Clark Hollow Ramblings: Here we go, again

As I write this, it’s Tuesday morning. The temperature is steadily falling, and after almost 80 degrees Sunday and Monday, they are calling for a low of 25 tonight at Dulles airport. If that prognostication comes true, it will be closer to 20 here in Flint Hill. Oh, drat!

Here’s the problem: Linda made a cherry pie a few days ago. The cherries were some we froze two years ago. They were from two years ago because we lost all the cherries on two trees last year to a frost that hit when the trees were in full bloom. They are in full bloom now, and there isn’t a thing I can do about the impending doom.

The frost and cold temperatures should not hurt the little stuff in the garden. We have peas, lettuce, radishes, beets and onions up. We had our first fresh asparagus last night. I’m not sure the beets can stand a hard frost, but everything else should be okay. Maybe I’ll get up about dawn tomorrow and spray some relatively warm well water on everything. If you look at the normal “last frost” date for this area, it really wouldn’t be such a late frost. But, still, once you get in a spring time mode, you hate going back.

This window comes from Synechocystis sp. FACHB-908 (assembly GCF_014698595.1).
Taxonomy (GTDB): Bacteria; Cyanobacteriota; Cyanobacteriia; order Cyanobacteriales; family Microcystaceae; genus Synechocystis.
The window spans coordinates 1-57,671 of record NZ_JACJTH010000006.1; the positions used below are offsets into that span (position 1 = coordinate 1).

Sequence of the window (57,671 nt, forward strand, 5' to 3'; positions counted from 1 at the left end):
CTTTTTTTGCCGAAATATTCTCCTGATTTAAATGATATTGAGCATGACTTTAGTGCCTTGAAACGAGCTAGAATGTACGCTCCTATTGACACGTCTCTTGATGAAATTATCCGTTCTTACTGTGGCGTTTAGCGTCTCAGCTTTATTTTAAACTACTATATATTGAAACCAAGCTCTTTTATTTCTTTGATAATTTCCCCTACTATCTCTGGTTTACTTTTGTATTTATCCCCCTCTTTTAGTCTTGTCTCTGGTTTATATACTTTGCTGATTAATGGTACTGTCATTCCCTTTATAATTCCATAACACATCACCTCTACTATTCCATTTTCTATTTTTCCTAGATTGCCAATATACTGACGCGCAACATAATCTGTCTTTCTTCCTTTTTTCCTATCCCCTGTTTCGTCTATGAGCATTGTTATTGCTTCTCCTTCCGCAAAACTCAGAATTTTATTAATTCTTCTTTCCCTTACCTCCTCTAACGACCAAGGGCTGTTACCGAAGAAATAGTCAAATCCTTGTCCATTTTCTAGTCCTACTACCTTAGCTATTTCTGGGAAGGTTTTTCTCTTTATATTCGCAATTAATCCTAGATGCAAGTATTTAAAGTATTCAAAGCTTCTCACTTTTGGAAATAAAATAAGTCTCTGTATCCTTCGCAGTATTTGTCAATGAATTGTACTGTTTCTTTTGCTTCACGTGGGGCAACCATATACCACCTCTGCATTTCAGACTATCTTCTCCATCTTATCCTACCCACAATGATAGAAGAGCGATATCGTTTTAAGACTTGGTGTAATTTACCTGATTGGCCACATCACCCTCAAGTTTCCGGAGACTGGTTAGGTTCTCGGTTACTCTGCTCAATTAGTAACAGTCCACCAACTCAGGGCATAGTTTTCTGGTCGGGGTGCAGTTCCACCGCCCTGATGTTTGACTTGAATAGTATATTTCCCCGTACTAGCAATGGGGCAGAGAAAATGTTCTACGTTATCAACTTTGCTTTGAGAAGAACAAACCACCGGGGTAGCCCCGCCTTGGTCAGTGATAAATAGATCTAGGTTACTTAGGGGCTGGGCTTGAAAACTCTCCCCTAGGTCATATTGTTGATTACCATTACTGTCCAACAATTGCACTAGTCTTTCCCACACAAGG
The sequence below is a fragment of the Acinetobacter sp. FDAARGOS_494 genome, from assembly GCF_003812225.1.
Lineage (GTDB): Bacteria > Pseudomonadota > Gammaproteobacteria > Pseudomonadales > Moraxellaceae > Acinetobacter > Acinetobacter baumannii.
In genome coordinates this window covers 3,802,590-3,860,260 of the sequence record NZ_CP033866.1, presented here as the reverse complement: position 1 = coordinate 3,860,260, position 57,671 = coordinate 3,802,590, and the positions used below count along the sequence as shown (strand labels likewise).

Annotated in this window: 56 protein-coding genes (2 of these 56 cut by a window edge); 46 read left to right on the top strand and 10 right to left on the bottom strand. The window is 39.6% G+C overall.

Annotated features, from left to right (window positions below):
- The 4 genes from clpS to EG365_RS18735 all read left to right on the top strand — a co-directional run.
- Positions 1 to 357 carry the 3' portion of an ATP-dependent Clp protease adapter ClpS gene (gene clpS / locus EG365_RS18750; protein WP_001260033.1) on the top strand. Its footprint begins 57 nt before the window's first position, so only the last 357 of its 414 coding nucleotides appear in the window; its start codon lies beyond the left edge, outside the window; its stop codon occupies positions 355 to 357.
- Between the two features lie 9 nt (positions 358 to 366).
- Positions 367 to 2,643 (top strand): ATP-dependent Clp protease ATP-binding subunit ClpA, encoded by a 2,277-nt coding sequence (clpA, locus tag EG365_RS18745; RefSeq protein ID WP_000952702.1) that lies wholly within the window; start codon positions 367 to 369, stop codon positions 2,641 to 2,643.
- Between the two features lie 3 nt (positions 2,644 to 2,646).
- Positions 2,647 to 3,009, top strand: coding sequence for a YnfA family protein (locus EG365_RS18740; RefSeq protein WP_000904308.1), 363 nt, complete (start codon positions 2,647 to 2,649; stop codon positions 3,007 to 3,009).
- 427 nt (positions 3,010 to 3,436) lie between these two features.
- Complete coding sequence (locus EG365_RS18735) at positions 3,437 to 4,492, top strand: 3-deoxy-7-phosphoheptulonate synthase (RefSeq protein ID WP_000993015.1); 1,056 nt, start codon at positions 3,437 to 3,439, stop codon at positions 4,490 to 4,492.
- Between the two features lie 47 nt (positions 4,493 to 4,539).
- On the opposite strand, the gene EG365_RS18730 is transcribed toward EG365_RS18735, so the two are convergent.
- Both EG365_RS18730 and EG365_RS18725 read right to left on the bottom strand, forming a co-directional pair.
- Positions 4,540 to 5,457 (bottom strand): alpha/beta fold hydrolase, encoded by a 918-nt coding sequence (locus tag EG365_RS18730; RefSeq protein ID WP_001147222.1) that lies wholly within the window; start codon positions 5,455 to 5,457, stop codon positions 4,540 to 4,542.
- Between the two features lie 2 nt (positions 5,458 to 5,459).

The good news is the high deer fence around the new and expanded raised bed garden is finished, finally. And after two new batteries and a new starter and solenoid, both of the lawn mowers are running again. There’s also a new rear tire on the motorcycle, so that should pass inspection and be ready for a warm weather ride.

I would like to thank all the fine folks who came out to the Public House on Sunday, had a great meal and supported our daughter-in-law’s fundraiser for brain cancer research. And of course, our sincere thanks to the owners of the Public House for supporting this worthy cause. To Marvin, John and William, we are in your debt. Thank you so much. Without your generosity this fundraiser would not have been possible. Folks, do we live in a great place, or what?

Easter Sunday is right here on us. It is time for sunrise service, singing “Old Rugged Cross” and “Morning Has Broken,” and breakfast at the fire hall. More importantly, it is a time for remembering all our blessings and gifts and the sacrifices of those who have gone on before us that make all this possible. God bless us, everyone.

Richard Brady
About Richard Brady 134 Articles

Richard Brady was born and raised within sight of Rappahannock Peak, as was his father, grandfather, great-grandfather, great-great-grandfather, etc. He graduated from George Mason University and was employed for 35 years with various agencies of the federal government. He retired in 2001, and he and his wife, Linda, live in Flint Hill, Va.